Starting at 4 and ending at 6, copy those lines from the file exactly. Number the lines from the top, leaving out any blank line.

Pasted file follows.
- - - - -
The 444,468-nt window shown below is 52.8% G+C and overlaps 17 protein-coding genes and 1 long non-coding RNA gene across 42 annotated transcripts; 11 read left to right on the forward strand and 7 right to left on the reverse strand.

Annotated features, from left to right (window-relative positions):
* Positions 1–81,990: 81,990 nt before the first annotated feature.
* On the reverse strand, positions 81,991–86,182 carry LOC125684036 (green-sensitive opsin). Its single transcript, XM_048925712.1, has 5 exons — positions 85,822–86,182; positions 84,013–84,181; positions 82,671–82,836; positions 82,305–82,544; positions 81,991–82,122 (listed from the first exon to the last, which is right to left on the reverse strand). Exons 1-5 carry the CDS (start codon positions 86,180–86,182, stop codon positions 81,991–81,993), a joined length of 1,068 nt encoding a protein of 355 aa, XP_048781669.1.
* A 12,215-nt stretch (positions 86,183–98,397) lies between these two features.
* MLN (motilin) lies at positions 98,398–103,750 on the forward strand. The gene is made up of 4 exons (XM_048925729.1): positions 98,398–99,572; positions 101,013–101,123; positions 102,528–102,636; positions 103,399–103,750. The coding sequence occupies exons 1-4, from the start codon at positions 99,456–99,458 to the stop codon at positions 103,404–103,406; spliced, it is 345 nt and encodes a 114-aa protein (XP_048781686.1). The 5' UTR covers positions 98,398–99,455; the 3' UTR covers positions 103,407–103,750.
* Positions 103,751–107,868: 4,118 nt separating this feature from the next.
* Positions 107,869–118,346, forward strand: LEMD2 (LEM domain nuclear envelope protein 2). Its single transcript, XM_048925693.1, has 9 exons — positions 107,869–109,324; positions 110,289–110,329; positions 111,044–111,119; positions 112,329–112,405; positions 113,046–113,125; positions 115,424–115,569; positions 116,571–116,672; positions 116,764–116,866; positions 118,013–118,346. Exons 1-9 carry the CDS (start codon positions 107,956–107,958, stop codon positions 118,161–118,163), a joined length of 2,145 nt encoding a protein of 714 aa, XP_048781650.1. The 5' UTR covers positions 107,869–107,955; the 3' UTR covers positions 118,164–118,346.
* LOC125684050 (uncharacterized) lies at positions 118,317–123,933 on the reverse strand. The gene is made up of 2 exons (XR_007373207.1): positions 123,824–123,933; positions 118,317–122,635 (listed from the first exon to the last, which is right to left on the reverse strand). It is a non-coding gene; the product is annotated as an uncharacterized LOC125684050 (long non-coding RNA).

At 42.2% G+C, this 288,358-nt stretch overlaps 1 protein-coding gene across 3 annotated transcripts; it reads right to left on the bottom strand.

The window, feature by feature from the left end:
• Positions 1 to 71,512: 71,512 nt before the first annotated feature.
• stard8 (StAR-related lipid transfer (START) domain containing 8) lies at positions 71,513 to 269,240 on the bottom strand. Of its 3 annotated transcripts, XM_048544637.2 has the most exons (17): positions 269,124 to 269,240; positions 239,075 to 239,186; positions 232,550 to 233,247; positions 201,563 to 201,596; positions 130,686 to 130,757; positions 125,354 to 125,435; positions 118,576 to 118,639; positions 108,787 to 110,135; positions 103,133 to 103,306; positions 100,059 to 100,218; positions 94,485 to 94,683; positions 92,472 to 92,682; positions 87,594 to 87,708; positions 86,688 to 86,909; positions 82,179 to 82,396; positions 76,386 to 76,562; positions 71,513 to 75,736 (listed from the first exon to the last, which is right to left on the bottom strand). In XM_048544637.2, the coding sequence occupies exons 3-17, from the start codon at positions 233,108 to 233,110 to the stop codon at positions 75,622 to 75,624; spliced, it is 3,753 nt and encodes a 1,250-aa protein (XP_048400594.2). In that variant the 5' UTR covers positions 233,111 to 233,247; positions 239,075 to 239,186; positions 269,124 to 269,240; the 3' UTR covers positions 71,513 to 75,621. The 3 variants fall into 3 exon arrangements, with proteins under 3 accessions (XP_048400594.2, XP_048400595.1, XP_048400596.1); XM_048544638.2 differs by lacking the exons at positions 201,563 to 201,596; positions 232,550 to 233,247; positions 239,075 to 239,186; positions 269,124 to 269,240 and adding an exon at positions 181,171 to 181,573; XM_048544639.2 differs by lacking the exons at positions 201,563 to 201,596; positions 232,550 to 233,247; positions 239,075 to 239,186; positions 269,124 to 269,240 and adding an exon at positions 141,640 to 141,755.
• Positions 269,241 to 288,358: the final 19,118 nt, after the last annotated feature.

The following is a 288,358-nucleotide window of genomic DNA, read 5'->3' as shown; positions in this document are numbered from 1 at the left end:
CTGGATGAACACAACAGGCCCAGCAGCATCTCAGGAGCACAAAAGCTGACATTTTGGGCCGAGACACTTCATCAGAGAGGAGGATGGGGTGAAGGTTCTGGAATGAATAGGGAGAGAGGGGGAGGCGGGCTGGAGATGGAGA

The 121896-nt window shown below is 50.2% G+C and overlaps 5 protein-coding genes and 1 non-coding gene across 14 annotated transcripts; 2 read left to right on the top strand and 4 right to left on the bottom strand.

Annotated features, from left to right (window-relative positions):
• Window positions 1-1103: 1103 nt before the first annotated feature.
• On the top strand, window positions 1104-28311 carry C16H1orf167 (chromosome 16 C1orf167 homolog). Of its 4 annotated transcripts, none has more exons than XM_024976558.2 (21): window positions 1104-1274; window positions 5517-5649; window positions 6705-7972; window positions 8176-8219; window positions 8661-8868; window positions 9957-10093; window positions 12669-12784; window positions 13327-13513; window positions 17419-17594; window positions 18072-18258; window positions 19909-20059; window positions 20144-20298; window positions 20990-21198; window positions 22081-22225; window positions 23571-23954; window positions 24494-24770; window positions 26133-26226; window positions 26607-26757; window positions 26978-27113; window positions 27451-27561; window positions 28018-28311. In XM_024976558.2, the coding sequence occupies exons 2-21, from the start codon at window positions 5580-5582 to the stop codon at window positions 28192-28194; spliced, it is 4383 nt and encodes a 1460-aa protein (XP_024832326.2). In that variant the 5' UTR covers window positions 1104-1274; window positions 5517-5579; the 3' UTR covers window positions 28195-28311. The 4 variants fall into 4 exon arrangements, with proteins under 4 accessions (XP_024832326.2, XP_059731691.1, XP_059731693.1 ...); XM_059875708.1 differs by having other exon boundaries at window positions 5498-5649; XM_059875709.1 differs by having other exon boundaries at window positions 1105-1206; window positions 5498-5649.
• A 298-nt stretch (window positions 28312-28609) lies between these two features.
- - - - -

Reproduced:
* On the reverse strand, positions 81,991–86,182 carry LOC125684036 (green-sensitive opsin). Its single transcript, XM_048925712.1, has 5 exons — positions 85,822–86,182; positions 84,013–84,181; positions 82,671–82,836; positions 82,305–82,544; positions 81,991–82,122 (listed from the first exon to the last, which is right to left on the reverse strand). Exons 1-5 carry the CDS (start codon positions 86,180–86,182, stop codon positions 81,991–81,993), a joined length of 1,068 nt encoding a protein of 355 aa, XP_048781669.1.
* A 12,215-nt stretch (positions 86,183–98,397) lies between these two features.
* MLN (motilin) lies at positions 98,398–103,750 on the forward strand. The gene is made up of 4 exons (XM_048925729.1): positions 98,398–99,572; positions 101,013–101,123; positions 102,528–102,636; positions 103,399–103,750. The coding sequence occupies exons 1-4, from the start codon at positions 99,456–99,458 to the stop codon at positions 103,404–103,406; spliced, it is 345 nt and encodes a 114-aa protein (XP_048781686.1). The 5' UTR covers positions 98,398–99,455; the 3' UTR covers positions 103,407–103,750.